The net run rate has a few disadvantages as a method of comparing performance of teams. There are three that I’ve heard or thought of.
- Team 1 gets bowled out in 33 overs having scored 230 runs. Team 2, while chasing, loses 9 wickets and reaches the target in 25 overs. Intuitively, we would think that this match was close. But because Team 1 got bowled out, its run rate calculation has 50 in the denominator, while Team will have 25, which means that NRR exaggerates the gap between them. (I think I read of this example in the feed of Twitter user ZaltzCricket)
- The bind that Pakistan found itself in recently provides another example. A team that bats first, scores 350 and dismisses its opponent for 150 rightly gets a boost to its NRR. A team that fields first, bowls out the batting team for 150 and then reaches the target in 15 overs has arguably done better than the first team, and this shows up in the run rate difference for that match. But when its net run rate is calculated over the whole tournament, the team that wins by batting second gets a disadvantage in the NRR because only 151 and 15 get added to the numerator and denominator respectively, with the result that the impact of this win is smaller than that of the team that scored 350 in 50.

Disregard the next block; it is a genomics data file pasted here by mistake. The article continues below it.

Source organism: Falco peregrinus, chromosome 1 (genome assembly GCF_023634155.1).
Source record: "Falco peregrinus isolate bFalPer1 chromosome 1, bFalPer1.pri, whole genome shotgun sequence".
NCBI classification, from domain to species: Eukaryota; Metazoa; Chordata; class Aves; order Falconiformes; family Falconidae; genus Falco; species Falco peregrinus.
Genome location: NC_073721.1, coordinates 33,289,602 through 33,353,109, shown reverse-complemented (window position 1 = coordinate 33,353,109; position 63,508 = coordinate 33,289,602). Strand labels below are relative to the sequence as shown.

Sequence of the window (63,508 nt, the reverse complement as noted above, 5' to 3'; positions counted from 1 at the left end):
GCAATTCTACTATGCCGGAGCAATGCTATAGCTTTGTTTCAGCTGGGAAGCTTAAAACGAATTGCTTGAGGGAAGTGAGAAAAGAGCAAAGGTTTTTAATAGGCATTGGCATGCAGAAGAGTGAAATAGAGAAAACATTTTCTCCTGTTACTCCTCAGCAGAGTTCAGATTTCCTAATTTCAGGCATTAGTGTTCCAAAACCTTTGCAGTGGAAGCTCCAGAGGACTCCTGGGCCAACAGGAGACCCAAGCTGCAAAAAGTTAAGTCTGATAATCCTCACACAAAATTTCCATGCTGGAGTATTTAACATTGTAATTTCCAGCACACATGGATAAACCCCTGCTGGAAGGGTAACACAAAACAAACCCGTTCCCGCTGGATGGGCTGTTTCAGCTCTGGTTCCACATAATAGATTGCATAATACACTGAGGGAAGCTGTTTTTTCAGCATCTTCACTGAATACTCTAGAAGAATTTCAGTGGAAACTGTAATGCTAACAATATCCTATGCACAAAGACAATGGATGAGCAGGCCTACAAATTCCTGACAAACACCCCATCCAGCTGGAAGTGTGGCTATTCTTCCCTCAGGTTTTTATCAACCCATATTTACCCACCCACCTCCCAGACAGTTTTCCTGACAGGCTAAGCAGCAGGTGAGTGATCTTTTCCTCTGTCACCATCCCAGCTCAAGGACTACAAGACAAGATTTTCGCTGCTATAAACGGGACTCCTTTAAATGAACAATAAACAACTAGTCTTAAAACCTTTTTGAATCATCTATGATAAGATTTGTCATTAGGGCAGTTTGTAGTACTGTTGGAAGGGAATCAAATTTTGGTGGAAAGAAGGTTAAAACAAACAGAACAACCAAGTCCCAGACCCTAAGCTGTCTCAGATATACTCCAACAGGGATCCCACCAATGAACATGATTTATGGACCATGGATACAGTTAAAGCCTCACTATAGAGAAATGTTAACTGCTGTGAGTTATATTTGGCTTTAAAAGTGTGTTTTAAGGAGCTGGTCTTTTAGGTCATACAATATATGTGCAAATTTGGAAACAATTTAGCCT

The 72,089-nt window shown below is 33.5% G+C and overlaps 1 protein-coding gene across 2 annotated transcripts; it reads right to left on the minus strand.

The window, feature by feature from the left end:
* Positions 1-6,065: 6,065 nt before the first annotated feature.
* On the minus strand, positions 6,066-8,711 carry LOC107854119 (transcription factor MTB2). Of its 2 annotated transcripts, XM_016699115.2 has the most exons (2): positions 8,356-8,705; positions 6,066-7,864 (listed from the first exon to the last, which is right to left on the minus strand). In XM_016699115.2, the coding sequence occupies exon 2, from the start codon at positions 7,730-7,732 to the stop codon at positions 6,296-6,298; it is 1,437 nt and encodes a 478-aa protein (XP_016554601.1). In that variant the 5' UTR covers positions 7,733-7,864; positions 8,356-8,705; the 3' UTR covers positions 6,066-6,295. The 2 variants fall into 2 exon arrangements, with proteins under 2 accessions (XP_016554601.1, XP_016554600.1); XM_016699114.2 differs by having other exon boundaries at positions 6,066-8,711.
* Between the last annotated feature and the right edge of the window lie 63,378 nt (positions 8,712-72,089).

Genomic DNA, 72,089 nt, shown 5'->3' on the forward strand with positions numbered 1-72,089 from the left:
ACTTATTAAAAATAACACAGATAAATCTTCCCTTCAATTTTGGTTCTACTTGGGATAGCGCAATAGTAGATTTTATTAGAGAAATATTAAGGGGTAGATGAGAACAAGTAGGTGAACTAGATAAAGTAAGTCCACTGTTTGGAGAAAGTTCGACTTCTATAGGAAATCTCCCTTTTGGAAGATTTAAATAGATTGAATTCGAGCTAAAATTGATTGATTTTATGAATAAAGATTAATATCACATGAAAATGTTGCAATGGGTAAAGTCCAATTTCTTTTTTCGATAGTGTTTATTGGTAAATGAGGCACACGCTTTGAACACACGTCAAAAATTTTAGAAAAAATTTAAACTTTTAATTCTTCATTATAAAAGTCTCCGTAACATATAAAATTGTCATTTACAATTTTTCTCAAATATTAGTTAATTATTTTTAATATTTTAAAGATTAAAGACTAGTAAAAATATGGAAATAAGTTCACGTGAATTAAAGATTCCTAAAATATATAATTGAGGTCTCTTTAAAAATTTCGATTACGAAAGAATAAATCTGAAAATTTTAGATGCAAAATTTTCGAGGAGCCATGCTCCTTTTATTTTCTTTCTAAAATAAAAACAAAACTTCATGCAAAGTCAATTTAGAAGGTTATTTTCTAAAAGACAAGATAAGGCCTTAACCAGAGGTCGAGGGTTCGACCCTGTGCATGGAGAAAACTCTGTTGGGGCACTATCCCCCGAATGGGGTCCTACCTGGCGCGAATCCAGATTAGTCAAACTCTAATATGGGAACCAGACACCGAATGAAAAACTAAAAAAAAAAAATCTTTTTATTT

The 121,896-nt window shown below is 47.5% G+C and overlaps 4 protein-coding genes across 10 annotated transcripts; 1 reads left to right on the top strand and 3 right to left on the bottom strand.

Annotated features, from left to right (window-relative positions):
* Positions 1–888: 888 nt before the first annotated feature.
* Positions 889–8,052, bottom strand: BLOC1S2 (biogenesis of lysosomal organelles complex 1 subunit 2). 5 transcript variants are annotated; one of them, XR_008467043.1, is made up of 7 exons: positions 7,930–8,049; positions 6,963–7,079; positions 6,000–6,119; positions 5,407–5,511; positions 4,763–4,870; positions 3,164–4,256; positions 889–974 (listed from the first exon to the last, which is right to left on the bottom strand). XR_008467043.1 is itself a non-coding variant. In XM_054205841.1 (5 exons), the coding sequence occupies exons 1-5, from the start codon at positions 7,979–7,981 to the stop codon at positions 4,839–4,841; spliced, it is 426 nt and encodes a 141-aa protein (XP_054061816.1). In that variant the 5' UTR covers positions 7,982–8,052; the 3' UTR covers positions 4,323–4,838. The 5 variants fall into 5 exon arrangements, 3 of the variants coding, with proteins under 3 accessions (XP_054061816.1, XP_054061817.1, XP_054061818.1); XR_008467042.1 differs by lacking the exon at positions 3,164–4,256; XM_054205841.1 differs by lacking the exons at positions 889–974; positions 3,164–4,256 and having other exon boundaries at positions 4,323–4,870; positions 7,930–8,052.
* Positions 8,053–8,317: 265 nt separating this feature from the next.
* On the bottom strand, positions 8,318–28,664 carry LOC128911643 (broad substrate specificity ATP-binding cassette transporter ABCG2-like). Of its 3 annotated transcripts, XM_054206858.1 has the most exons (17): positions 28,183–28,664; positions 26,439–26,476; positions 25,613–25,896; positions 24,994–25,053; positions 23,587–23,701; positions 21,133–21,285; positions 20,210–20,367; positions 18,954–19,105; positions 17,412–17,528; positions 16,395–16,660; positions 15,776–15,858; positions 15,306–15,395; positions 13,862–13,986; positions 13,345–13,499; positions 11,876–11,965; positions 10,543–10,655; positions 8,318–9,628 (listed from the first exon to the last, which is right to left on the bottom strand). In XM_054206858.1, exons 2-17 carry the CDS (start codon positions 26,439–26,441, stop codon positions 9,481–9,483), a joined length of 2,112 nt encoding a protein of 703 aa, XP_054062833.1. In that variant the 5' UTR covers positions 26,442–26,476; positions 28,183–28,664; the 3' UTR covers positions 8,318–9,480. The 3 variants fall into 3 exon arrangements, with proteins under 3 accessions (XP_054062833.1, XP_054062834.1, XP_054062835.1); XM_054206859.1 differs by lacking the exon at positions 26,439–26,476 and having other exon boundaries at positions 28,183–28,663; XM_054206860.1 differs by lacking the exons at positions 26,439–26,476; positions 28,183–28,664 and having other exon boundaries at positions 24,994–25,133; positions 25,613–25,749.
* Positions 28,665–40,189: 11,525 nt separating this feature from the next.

- A team that scores 300 in 50 overs for the loss of 3 wickets and a team that scores 290 in 50 for 9 wickets will have nearly the same NRR, even though we intuitively feel that the number of wickets lost should also matter.